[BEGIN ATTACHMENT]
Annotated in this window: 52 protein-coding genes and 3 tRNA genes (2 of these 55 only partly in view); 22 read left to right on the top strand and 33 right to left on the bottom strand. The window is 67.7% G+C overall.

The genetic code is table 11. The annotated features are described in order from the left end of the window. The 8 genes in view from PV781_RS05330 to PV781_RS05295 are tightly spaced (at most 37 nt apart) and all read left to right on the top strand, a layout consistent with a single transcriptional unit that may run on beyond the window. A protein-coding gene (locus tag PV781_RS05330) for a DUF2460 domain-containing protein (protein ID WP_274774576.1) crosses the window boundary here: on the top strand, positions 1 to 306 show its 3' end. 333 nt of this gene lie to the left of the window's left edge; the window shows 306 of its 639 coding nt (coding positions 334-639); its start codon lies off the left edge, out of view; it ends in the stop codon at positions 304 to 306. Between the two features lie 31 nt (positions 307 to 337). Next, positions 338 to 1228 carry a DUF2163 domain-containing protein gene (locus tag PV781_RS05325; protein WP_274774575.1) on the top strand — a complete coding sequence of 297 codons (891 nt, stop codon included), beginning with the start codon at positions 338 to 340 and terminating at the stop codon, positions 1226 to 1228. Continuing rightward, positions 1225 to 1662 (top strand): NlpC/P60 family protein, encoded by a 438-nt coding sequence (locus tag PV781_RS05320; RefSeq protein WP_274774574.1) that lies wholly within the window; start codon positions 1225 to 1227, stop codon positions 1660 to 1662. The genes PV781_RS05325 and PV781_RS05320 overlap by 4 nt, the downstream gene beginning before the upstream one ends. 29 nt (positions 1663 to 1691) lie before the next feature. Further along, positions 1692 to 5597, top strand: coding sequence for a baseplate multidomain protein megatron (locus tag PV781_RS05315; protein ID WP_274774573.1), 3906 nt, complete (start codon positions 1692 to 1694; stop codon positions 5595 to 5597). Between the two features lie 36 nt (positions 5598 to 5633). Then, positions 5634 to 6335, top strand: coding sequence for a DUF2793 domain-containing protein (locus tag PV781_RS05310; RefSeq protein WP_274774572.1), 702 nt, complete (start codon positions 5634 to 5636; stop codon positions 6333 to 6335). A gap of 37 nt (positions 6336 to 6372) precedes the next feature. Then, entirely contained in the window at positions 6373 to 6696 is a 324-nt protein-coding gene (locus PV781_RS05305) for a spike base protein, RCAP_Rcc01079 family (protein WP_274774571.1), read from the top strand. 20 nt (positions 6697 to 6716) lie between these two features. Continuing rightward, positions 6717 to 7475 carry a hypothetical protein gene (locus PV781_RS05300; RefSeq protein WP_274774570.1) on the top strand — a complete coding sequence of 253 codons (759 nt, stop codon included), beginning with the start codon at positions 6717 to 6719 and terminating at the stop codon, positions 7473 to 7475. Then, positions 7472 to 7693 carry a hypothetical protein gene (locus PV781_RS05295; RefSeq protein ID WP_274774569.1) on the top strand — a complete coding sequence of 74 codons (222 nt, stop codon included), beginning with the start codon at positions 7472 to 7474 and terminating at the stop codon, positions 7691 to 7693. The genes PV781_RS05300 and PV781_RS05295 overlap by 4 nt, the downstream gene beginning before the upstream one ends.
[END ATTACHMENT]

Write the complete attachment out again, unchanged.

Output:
Annotated in this window: 52 protein-coding genes and 3 tRNA genes (2 of these 55 only partly in view); 22 read left to right on the top strand and 33 right to left on the bottom strand. The window is 67.7% G+C overall.

The genetic code is table 11. The annotated features are described in order from the left end of the window. The 8 genes in view from PV781_RS05330 to PV781_RS05295 are tightly spaced (at most 37 nt apart) and all read left to right on the top strand, a layout consistent with a single transcriptional unit that may run on beyond the window. A protein-coding gene (locus tag PV781_RS05330) for a DUF2460 domain-containing protein (protein ID WP_274774576.1) crosses the window boundary here: on the top strand, positions 1 to 306 show its 3' end. 333 nt of this gene lie to the left of the window's left edge; the window shows 306 of its 639 coding nt (coding positions 334-639); its start codon lies off the left edge, out of view; it ends in the stop codon at positions 304 to 306. Between the two features lie 31 nt (positions 307 to 337). Next, positions 338 to 1228 carry a DUF2163 domain-containing protein gene (locus tag PV781_RS05325; protein WP_274774575.1) on the top strand — a complete coding sequence of 297 codons (891 nt, stop codon included), beginning with the start codon at positions 338 to 340 and terminating at the stop codon, positions 1226 to 1228. Continuing rightward, positions 1225 to 1662 (top strand): NlpC/P60 family protein, encoded by a 438-nt coding sequence (locus tag PV781_RS05320; RefSeq protein WP_274774574.1) that lies wholly within the window; start codon positions 1225 to 1227, stop codon positions 1660 to 1662. The genes PV781_RS05325 and PV781_RS05320 overlap by 4 nt, the downstream gene beginning before the upstream one ends. 29 nt (positions 1663 to 1691) lie before the next feature. Further along, positions 1692 to 5597, top strand: coding sequence for a baseplate multidomain protein megatron (locus tag PV781_RS05315; protein ID WP_274774573.1), 3906 nt, complete (start codon positions 1692 to 1694; stop codon positions 5595 to 5597). Between the two features lie 36 nt (positions 5598 to 5633). Then, positions 5634 to 6335, top strand: coding sequence for a DUF2793 domain-containing protein (locus tag PV781_RS05310; RefSeq protein WP_274774572.1), 702 nt, complete (start codon positions 5634 to 5636; stop codon positions 6333 to 6335). A gap of 37 nt (positions 6336 to 6372) precedes the next feature. Then, entirely contained in the window at positions 6373 to 6696 is a 324-nt protein-coding gene (locus PV781_RS05305) for a spike base protein, RCAP_Rcc01079 family (protein WP_274774571.1), read from the top strand. 20 nt (positions 6697 to 6716) lie between these two features. Continuing rightward, positions 6717 to 7475 carry a hypothetical protein gene (locus PV781_RS05300; RefSeq protein WP_274774570.1) on the top strand — a complete coding sequence of 253 codons (759 nt, stop codon included), beginning with the start codon at positions 6717 to 6719 and terminating at the stop codon, positions 7473 to 7475. Then, positions 7472 to 7693 carry a hypothetical protein gene (locus PV781_RS05295; RefSeq protein ID WP_274774569.1) on the top strand — a complete coding sequence of 74 codons (222 nt, stop codon included), beginning with the start codon at positions 7472 to 7474 and terminating at the stop codon, positions 7691 to 7693. The genes PV781_RS05300 and PV781_RS05295 overlap by 4 nt, the downstream gene beginning before the upstream one ends.